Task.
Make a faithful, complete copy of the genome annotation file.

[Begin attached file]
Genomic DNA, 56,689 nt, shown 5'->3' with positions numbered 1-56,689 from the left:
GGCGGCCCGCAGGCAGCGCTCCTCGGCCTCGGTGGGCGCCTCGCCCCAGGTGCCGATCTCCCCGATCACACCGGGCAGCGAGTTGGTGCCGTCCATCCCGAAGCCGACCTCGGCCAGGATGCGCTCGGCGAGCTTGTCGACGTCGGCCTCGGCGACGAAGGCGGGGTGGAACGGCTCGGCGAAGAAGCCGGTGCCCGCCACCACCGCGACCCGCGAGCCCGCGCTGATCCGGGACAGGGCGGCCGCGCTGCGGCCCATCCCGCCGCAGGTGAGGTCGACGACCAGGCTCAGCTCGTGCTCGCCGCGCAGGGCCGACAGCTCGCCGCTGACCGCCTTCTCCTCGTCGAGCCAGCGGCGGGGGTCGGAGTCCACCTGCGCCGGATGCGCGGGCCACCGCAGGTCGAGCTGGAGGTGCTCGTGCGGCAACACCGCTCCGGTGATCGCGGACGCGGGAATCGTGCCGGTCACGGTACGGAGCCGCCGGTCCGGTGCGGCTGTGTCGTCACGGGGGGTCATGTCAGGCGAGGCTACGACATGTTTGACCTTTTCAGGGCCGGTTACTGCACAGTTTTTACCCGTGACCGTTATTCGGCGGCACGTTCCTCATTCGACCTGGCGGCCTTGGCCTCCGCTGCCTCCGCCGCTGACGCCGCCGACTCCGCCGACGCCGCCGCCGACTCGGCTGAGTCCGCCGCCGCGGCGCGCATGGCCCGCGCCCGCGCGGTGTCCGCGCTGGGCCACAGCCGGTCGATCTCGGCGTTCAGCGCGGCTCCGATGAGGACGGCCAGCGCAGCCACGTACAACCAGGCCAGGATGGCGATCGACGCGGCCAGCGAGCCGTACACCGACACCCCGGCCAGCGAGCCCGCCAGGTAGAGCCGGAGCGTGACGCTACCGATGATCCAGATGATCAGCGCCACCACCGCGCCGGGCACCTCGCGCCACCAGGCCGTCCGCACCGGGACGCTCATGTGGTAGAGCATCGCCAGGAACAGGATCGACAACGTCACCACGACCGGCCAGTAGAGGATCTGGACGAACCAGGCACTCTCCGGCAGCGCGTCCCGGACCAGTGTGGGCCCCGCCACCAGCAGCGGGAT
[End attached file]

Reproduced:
Genomic DNA, 56,689 nt, shown 5'->3' with positions numbered 1-56,689 from the left:
GGCGGCCCGCAGGCAGCGCTCCTCGGCCTCGGTGGGCGCCTCGCCCCAGGTGCCGATCTCCCCGATCACACCGGGCAGCGAGTTGGTGCCGTCCATCCCGAAGCCGACCTCGGCCAGGATGCGCTCGGCGAGCTTGTCGACGTCGGCCTCGGCGACGAAGGCGGGGTGGAACGGCTCGGCGAAGAAGCCGGTGCCCGCCACCACCGCGACCCGCGAGCCCGCGCTGATCCGGGACAGGGCGGCCGCGCTGCGGCCCATCCCGCCGCAGGTGAGGTCGACGACCAGGCTCAGCTCGTGCTCGCCGCGCAGGGCCGACAGCTCGCCGCTGACCGCCTTCTCCTCGTCGAGCCAGCGGCGGGGGTCGGAGTCCACCTGCGCCGGATGCGCGGGCCACCGCAGGTCGAGCTGGAGGTGCTCGTGCGGCAACACCGCTCCGGTGATCGCGGACGCGGGAATCGTGCCGGTCACGGTACGGAGCCGCCGGTCCGGTGCGGCTGTGTCGTCACGGGGGGTCATGTCAGGCGAGGCTACGACATGTTTGACCTTTTCAGGGCCGGTTACTGCACAGTTTTTACCCGTGACCGTTATTCGGCGGCACGTTCCTCATTCGACCTGGCGGCCTTGGCCTCCGCTGCCTCCGCCGCTGACGCCGCCGACTCCGCCGACGCCGCCGCCGACTCGGCTGAGTCCGCCGCCGCGGCGCGCATGGCCCGCGCCCGCGCGGTGTCCGCGCTGGGCCACAGCCGGTCGATCTCGGCGTTCAGCGCGGCTCCGATGAGGACGGCCAGCGCAGCCACGTACAACCAGGCCAGGATGGCGATCGACGCGGCCAGCGAGCCGTACACCGACACCCCGGCCAGCGAGCCCGCCAGGTAGAGCCGGAGCGTGACGCTACCGATGATCCAGATGATCAGCGCCACCACCGCGCCGGGCACCTCGCGCCACCAGGCCGTCCGCACCGGGACGCTCATGTGGTAGAGCATCGCCAGGAACAGGATCGACAACGTCACCACGACCGGCCAGTAGAGGATCTGGACGAACCAGGCACTCTCCGGCAGCGCGTCCCGGACCAGTGTGGGCCCCGCCACCAGCAGCGGGAT